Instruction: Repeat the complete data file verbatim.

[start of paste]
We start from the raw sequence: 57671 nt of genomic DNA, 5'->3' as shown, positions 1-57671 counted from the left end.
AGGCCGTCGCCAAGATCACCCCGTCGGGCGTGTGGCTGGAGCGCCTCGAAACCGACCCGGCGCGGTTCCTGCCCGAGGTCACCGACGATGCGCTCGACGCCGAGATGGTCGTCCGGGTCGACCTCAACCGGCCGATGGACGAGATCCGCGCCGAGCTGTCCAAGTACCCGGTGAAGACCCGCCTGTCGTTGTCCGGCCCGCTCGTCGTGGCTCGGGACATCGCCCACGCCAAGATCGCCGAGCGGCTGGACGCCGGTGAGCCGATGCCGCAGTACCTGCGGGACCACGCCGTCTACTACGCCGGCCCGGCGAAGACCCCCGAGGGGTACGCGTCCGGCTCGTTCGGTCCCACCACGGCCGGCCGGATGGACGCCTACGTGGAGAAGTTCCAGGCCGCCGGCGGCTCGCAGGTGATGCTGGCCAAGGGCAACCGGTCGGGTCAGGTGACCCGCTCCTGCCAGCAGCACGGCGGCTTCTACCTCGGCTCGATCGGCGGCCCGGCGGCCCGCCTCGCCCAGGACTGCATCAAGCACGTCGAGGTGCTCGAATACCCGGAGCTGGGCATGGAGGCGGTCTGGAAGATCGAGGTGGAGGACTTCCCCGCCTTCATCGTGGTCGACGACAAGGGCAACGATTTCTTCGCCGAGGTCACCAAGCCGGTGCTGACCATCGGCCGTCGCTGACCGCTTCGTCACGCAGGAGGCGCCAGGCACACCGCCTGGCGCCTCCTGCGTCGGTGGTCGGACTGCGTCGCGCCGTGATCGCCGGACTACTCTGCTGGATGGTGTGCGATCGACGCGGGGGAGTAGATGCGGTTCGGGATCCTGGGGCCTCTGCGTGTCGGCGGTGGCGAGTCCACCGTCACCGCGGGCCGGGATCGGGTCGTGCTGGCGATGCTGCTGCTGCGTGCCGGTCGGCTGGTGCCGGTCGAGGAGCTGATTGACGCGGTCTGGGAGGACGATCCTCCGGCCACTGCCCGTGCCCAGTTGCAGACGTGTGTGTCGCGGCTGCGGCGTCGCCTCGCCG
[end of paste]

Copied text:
We start from the raw sequence: 57671 nt of genomic DNA, 5'->3' as shown, positions 1-57671 counted from the left end.
AGGCCGTCGCCAAGATCACCCCGTCGGGCGTGTGGCTGGAGCGCCTCGAAACCGACCCGGCGCGGTTCCTGCCCGAGGTCACCGACGATGCGCTCGACGCCGAGATGGTCGTCCGGGTCGACCTCAACCGGCCGATGGACGAGATCCGCGCCGAGCTGTCCAAGTACCCGGTGAAGACCCGCCTGTCGTTGTCCGGCCCGCTCGTCGTGGCTCGGGACATCGCCCACGCCAAGATCGCCGAGCGGCTGGACGCCGGTGAGCCGATGCCGCAGTACCTGCGGGACCACGCCGTCTACTACGCCGGCCCGGCGAAGACCCCCGAGGGGTACGCGTCCGGCTCGTTCGGTCCCACCACGGCCGGCCGGATGGACGCCTACGTGGAGAAGTTCCAGGCCGCCGGCGGCTCGCAGGTGATGCTGGCCAAGGGCAACCGGTCGGGTCAGGTGACCCGCTCCTGCCAGCAGCACGGCGGCTTCTACCTCGGCTCGATCGGCGGCCCGGCGGCCCGCCTCGCCCAGGACTGCATCAAGCACGTCGAGGTGCTCGAATACCCGGAGCTGGGCATGGAGGCGGTCTGGAAGATCGAGGTGGAGGACTTCCCCGCCTTCATCGTGGTCGACGACAAGGGCAACGATTTCTTCGCCGAGGTCACCAAGCCGGTGCTGACCATCGGCCGTCGCTGACCGCTTCGTCACGCAGGAGGCGCCAGGCACACCGCCTGGCGCCTCCTGCGTCGGTGGTCGGACTGCGTCGCGCCGTGATCGCCGGACTACTCTGCTGGATGGTGTGCGATCGACGCGGGGGAGTAGATGCGGTTCGGGATCCTGGGGCCTCTGCGTGTCGGCGGTGGCGAGTCCACCGTCACCGCGGGCCGGGATCGGGTCGTGCTGGCGATGCTGCTGCTGCGTGCCGGTCGGCTGGTGCCGGTCGAGGAGCTGATTGACGCGGTCTGGGAGGACGATCCTCCGGCCACTGCCCGTGCCCAGTTGCAGACGTGTGTGTCGCGGCTGCGGCGTCGCCTCGCCG